Why not have her set up an account with Computershare? Their fees have to be lower than the $190 on a $500 initial investment, and I don't think they charge very much for the DRIP function on an account.

For example, if I wanted to start purchasing Deere & Co stock, my initial investment is $500, my minimum future investment is $100, and the one-time set up fee is $7.50. My DRIP fee would be 5% of what I purchase, capped at $3 each time (which would be $12 per year in fees, since Deere & Co issues quarterly dividends).

Ford is $10 for set up, $50 minimum automatic reinvestment, and the DRIP is 5% capped at $5 per reinvestment.

Many companies offer DRIPs through Computershare - not sure what kind of investments she is looking for, but I am sure there are cheaper alternatives than a $190 start-up fee for a $500 initial set up.

Of course, the other option, as proposed by someone else, is to wait until her initial investment is larger so that the flat $190 is a significantly lower percentage of her overall starting investment.

Just some ideas. Good luck to her.
 
 Thumb up
 tip
 Hide
  • [+] Dice rolls
Walt
United States
Orange County
California
flag msg tools
Before terraforming Mars, Surviving Mars is required: Paradox Interactive; Steam.
badge
Please contact me about board gaming in Orange County.
Avatar
mbmbmbmbmb
I've never used a DRIP, though I've thought about it. I think the fees you're quoting are something of a rip-off. Some companies (whose stock you're buying) will set up DRIP for nothing--it provides a stream of continuous investment--but you have to deal with the company itself, which may make wrapping it in a 401k or IRA impossible.

I think 401k plans are set up by the company you work for, so if they can take fees out, they benefit. They choose the investment plans that benefit them. Also, when you change jobs, you've got paperwork to do to transfer the 401k right when everything else is happening.

An IRA is just handled by a conventional broker. Scottrade (at least) has what they call a FRIP (F=Flexible): basically you name a target stock and all your dividends go toward buying whole shares of that stock, no fees. DRIP or FRIP, cost basis can be a bitch; I tend to like to see dividends accumulating, though I realize it's a little inefficient.

All things being equal, like employer matching funds, I'd go with the IRA.
___

As to what to invest in, I think an S&P500 ETF like VOO or SPY is best for a naive investor. I invest in individual stocks, but only in rare cases with a very small proportion of my money, most recently DIS. An S&P 500 mutual fund will also automatically reinvest; the question is the expense ratio vs. VOO--but maybe a Vanguard fund? (Hm: VOO [ETF], 0.05% expense; VFINX, 0.17% expense, $3000 minimum investment; VFIAX, 0.05%, $10,000 minimum--maybe start with VOO and trade up?)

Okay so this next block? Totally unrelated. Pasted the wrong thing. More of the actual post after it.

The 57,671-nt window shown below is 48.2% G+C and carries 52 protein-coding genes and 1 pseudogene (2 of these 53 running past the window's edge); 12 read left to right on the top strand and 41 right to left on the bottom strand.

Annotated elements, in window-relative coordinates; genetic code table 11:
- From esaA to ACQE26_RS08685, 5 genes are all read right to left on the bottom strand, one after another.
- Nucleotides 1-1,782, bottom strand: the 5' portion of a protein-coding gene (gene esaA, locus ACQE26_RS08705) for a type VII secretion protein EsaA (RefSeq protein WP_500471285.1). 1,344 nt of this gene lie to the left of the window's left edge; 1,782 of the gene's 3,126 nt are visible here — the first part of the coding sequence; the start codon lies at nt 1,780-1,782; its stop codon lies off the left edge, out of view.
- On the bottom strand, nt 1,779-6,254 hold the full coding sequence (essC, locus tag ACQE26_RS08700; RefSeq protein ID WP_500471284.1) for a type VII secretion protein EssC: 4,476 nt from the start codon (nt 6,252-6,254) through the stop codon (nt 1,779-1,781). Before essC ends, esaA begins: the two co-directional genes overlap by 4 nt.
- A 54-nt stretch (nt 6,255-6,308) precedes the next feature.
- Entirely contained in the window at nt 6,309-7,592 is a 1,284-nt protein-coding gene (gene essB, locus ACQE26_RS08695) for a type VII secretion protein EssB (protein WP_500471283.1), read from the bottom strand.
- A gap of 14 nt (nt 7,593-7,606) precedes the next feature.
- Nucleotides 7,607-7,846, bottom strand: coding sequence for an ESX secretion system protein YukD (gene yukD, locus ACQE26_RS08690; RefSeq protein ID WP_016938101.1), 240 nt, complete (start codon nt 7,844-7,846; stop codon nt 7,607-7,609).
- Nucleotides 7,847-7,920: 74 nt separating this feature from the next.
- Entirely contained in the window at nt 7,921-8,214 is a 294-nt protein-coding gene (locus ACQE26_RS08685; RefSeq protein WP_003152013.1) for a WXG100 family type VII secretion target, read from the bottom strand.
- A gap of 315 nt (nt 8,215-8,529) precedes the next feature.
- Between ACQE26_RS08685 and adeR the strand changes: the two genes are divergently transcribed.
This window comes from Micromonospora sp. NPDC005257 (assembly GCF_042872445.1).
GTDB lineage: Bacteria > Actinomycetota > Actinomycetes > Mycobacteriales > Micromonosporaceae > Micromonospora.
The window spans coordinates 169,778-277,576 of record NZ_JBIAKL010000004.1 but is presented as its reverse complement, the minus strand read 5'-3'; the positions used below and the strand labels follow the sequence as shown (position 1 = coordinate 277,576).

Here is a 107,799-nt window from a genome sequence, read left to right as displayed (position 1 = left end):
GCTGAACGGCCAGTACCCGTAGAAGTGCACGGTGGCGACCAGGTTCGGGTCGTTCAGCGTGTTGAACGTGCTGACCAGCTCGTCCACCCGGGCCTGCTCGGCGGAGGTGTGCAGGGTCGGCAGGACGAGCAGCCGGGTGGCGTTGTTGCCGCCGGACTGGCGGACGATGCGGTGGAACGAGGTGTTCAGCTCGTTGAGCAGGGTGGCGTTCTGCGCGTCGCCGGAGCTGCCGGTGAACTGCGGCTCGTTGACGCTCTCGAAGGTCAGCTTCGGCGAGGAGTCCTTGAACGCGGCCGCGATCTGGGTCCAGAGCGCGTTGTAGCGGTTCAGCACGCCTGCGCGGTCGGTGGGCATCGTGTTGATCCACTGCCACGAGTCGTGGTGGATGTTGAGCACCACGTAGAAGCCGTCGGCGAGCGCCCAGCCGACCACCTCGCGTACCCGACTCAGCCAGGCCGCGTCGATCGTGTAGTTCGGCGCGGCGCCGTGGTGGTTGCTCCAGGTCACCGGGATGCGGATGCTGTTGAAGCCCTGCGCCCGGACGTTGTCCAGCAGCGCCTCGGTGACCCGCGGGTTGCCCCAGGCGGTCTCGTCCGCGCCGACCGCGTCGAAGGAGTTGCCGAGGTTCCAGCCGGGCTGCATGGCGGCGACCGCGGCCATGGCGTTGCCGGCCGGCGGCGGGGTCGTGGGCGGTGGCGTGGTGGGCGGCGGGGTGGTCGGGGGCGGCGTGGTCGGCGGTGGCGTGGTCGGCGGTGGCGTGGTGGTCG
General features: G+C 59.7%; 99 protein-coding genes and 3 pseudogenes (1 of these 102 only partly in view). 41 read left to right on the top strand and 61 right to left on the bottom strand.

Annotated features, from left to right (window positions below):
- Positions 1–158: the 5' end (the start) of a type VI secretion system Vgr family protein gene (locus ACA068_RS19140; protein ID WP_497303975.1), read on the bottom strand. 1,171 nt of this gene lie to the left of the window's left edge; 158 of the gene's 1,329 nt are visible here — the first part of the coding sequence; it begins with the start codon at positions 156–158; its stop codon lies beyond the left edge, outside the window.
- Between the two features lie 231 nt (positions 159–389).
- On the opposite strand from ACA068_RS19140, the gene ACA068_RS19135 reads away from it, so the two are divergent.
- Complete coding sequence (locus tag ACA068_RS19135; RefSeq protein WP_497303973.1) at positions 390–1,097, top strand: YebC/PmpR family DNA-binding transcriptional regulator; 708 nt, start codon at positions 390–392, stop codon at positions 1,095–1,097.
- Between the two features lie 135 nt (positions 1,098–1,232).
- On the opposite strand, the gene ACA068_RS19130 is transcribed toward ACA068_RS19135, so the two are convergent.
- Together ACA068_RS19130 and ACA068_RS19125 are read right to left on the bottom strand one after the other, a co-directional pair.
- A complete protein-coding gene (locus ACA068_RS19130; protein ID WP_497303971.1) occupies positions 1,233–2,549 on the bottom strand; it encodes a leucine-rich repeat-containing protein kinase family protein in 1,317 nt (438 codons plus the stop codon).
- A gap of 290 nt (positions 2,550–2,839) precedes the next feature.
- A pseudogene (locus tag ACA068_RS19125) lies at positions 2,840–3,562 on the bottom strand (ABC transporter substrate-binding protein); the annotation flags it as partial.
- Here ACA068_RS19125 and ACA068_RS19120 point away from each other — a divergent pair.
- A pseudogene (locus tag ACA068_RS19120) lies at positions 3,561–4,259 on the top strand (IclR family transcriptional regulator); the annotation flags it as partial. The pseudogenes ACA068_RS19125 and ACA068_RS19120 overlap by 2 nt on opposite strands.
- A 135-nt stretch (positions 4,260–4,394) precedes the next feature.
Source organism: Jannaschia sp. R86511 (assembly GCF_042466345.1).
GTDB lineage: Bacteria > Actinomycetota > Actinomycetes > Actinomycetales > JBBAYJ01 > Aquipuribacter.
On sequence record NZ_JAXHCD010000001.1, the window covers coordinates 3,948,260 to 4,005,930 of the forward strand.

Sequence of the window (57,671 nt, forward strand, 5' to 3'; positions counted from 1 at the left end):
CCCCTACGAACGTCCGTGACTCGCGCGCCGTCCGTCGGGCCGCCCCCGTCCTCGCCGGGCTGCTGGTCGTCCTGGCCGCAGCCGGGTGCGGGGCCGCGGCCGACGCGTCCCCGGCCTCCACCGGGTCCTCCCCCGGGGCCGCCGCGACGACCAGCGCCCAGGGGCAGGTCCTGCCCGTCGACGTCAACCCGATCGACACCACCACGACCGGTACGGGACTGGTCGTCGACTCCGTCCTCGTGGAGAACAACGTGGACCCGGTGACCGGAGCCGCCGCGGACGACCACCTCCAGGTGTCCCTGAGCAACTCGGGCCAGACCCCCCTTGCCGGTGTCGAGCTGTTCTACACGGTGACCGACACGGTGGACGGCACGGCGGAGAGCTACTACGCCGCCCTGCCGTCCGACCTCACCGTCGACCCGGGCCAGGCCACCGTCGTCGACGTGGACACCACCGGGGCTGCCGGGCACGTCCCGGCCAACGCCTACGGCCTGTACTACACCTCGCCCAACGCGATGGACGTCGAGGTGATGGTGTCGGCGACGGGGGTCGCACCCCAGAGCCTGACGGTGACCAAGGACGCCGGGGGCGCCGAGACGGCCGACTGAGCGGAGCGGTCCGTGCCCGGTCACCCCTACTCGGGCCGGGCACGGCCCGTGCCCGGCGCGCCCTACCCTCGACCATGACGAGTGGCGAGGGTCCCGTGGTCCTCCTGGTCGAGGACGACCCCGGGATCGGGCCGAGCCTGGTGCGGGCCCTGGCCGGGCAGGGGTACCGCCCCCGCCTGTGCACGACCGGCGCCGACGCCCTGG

Especially if you invest in the S&P500, investing in XOM is redundant and probably overweight oil. Iran oil will come onto the market soon, Russian oil will be back, a huge amount of shale has been written down and is just waiting for oil prices to creep up or costs to creep down, and PV is about to undercut everything. A trade on XOM might work now, but I don't see it as a good buy and hold investment.
___

I'd suggest your daughter do everything short of going into debt to put as much money away as early as possible. The earlier you save the greater the results. And the way to accumulate money, and therefore never have to worry about it, is fundamental: spend less than you earn. Once you get into that habit, it takes a catastrophe before you need to worry about money.

(I know you know this, Mac, but in case your daughter wants to hear it from someone else.)
 
 Thumb up
 tip
 Hide
  • [+] Dice rolls
John Hathorn
United States
San Antonio
Texas
flag msg tools
badge
Avatar
mbmbmbmbmb
I have brokerage accounts with eTrade and USAA. Both offer me dividend reinvestment at no additional charge.

I'd tell her to keep looking.
2 
 Thumb up
 tip
 Hide
  • [+] Dice rolls
Front Page | Welcome | Contact | Privacy Policy | Terms of Service | Advertise | Support BGG | Feeds RSS
Geekdo, BoardGameGeek, the Geekdo logo, and the BoardGameGeek logo are trademarks of BoardGameGeek, LLC.